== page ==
There are basically two types of bakers’ racks. One is industrial for use in commercial baking facilities and restaurants and the other is residential for storage and decorative purposes in a family home. This article discusses the residential version.
There are no common sizes to bakers’ racks; they are available in hundreds of widths, depths, and lengths. However, one of the only common denominators in residential bakers’ racks is the height of the serving counter area. Typically they are 30” to 36” high so that the user can easily access the open serving area. Frequently they are used for storing pots, pans and cooking utensils so they are easy to reach and to see because most bakers’ racks are open from top to bottom. Some manufacturers make the racks with closed storage in the bottom and with open shelves in the upper portion of the unit. There are some that have adjustable shelves in the top or bottom but the middle main serving shelf is usually a fixed position shelf which adds strength to the rack. The option of wall mounted is available if someone has limited space and requires open floor space below the unit.
The original purpose for a bakers’ rack was to give you a place to put hot foods straight out of the oven or off the stove top without fear of damaging counter tops. It also allowed you to free up space on the stove top once something has finished cooking however, now with more decorative units available and different finishes being used, some bakers’ racks cannot have hot items placed on them without ruining the counter’s surface. In most industrial applications they are made of metal from top to bottom so they don’t get damaged by the hot pans placed on them.
Some bakers’ racks are available on castors, which makes it easy to move it around the room and bring the rack over to where you are doing your food prep work. It also makes it a breeze for clean up because you can simply roll the unit to the side to clean underneath.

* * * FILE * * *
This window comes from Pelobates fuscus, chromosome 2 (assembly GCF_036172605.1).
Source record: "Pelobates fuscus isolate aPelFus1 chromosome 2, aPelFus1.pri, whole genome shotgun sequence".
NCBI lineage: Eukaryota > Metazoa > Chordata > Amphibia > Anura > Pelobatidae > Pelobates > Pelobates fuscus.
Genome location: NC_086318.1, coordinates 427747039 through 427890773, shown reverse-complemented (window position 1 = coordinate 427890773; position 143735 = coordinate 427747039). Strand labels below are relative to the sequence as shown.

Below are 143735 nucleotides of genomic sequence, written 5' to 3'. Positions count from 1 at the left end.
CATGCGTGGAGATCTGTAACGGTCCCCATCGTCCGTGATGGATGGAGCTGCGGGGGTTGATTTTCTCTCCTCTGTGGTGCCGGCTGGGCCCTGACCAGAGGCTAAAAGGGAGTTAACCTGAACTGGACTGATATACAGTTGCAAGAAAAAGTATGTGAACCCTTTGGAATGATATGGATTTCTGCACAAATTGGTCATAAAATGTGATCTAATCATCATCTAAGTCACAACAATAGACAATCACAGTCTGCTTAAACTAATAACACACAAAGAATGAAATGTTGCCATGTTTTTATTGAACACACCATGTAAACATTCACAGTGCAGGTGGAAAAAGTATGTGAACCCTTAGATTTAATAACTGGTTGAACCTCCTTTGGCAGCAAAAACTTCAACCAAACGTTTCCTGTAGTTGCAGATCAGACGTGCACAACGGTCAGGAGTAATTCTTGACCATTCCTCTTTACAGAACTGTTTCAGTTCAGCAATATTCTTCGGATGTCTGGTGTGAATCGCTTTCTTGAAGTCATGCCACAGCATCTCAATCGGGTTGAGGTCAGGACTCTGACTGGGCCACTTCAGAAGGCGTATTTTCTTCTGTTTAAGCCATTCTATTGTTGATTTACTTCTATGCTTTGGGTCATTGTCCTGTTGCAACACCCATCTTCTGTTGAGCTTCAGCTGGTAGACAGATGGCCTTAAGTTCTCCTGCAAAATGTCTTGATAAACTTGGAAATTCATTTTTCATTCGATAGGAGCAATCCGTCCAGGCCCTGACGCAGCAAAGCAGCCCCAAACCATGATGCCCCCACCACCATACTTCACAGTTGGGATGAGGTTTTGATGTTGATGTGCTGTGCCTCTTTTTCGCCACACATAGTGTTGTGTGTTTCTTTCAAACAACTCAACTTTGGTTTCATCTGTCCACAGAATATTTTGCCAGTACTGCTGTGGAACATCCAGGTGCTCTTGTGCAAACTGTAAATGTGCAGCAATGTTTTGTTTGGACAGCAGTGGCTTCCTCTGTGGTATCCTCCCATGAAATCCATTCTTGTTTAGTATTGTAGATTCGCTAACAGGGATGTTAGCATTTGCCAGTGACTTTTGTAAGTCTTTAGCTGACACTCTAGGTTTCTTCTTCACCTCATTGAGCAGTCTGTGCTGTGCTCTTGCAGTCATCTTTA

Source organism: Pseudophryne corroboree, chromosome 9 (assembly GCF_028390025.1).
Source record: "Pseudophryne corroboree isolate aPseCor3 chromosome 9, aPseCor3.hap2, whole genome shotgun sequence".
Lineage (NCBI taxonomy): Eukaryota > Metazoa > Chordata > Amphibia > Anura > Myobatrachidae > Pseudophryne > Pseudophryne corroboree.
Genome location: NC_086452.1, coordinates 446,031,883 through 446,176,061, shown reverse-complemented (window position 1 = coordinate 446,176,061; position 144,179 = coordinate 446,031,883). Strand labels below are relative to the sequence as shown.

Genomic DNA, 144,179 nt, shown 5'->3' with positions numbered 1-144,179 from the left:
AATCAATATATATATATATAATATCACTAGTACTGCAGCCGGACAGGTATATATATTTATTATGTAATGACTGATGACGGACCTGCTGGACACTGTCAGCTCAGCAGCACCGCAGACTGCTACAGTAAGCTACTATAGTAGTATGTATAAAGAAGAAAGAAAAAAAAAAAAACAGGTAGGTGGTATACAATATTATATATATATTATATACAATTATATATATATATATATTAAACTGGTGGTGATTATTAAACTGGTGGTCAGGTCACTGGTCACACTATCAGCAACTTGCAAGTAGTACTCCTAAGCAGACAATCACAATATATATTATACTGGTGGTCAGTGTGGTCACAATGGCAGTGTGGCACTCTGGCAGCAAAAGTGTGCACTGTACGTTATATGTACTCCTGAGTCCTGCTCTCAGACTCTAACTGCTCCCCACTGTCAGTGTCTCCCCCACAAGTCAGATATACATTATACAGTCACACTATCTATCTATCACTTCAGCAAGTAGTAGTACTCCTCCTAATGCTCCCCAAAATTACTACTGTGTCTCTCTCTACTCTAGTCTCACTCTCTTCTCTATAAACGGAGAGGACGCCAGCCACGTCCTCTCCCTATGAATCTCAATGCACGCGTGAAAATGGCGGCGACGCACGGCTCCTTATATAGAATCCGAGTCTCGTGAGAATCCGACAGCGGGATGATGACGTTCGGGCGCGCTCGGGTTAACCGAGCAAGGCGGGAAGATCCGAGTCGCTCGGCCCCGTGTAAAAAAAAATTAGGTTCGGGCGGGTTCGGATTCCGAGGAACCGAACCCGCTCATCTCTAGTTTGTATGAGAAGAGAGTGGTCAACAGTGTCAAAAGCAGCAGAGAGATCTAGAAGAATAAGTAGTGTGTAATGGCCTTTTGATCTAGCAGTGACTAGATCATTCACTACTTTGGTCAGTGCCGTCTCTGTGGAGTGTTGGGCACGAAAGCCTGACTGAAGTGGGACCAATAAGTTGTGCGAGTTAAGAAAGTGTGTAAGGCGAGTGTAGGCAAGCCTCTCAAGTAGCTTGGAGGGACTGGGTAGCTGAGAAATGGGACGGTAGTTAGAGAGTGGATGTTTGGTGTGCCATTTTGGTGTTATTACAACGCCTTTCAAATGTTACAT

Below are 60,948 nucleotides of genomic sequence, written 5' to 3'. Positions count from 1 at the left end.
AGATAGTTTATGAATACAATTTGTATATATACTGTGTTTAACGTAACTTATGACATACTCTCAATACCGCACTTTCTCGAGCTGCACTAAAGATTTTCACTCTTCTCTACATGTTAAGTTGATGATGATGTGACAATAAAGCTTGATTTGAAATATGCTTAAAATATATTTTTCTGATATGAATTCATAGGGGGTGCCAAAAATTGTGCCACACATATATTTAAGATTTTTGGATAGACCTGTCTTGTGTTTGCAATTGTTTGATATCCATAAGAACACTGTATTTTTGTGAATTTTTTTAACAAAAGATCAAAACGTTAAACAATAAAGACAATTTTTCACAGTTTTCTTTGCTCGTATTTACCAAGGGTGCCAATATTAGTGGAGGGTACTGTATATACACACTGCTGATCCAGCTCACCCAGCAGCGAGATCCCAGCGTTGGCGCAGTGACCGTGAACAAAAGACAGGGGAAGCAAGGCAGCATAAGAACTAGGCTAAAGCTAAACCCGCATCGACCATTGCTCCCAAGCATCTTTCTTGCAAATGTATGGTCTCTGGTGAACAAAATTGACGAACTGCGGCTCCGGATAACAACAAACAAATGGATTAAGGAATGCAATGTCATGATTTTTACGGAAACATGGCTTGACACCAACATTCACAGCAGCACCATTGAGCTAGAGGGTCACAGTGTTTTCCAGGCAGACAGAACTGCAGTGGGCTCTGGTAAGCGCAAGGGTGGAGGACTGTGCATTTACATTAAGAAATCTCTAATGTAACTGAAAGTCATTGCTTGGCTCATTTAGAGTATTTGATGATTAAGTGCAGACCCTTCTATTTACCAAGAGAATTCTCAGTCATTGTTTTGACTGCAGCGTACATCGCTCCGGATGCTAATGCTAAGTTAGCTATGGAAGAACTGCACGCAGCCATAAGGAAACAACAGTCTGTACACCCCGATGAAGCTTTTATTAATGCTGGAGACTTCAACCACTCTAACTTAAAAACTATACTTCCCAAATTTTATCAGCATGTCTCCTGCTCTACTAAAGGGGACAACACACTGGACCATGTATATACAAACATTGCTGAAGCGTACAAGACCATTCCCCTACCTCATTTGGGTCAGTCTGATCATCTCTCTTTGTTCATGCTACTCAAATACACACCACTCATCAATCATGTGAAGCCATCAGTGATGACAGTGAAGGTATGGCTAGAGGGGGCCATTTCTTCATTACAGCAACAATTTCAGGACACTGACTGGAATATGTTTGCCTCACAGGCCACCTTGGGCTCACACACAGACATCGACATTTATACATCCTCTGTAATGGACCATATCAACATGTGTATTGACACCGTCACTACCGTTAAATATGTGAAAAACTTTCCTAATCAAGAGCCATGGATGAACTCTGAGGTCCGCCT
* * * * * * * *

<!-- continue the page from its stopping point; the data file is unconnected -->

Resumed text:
If you have decided to use a tall (over 60” high) unit, you do need to be mindful of how much weight you wish to stack on it. If you reach into your kitchen cabinet and pull out three frying pans, one cast iron pan, a few pots and a few baking sheets you would probably have 50 to 100 lbs of items in your hands. When you load all of these items onto your bakers’ rack the unit could become top heavy and then this becomes a tipping hazard. Be sure to distribute your utensils evenly on your rack to try and avoid this dilemma. The other option for a rack(without casters) is to secure the unit to the wall so it cannot tip over at any time.
The most commonly used material for building bakers’ racks is metal however, with the popularity of bakers’ racks in residential kitchens, the materials have been modified to suit the public’s tastes, so many of these units are now available in wood, glass and stone. Be sure that you know how you wish to use your rack and whether or not you require heat proof surfaces for hot pots and pans straight from the hot elements. Most woods will not stand up to a cake pan that has just come out of the oven. It will leave a mark on the surface that may not be repairable.
Unfortunately most showrooms will not have a large, if any, selection of bakers’ racks on the showroom floor because these are not a top selling item and they don’t want to use up valuable floor space for these kinds of items. Start your shopping by going online and get a feel for what is available in the market. If you find something you like, get a picture so you translate what you are after to a sales rep and see if they might have something or a supplier that they have access to. It’s true, a picture is worth a 1,000 words.
Bakers’ racks are a very simplistic item, so testing the unit for strength and durability is easy. Grab a hold of the unit and give a good shake. If you push on it does it lean from side to side or from front to back? It will be holding up pots, pans and potentially food so it cannot feel flimsy and wiggly. Make sure that the unit is solid and rigid in all of its connections. Ultimately, could you sit on it without feeling that disaster is around the corner?
There are countless looks and styles available so it may take some time to find your ideal piece but they are out there. Of course, always follow the golden rule and know how much space you have or are willing to allocate for your bakers’ rack within your room.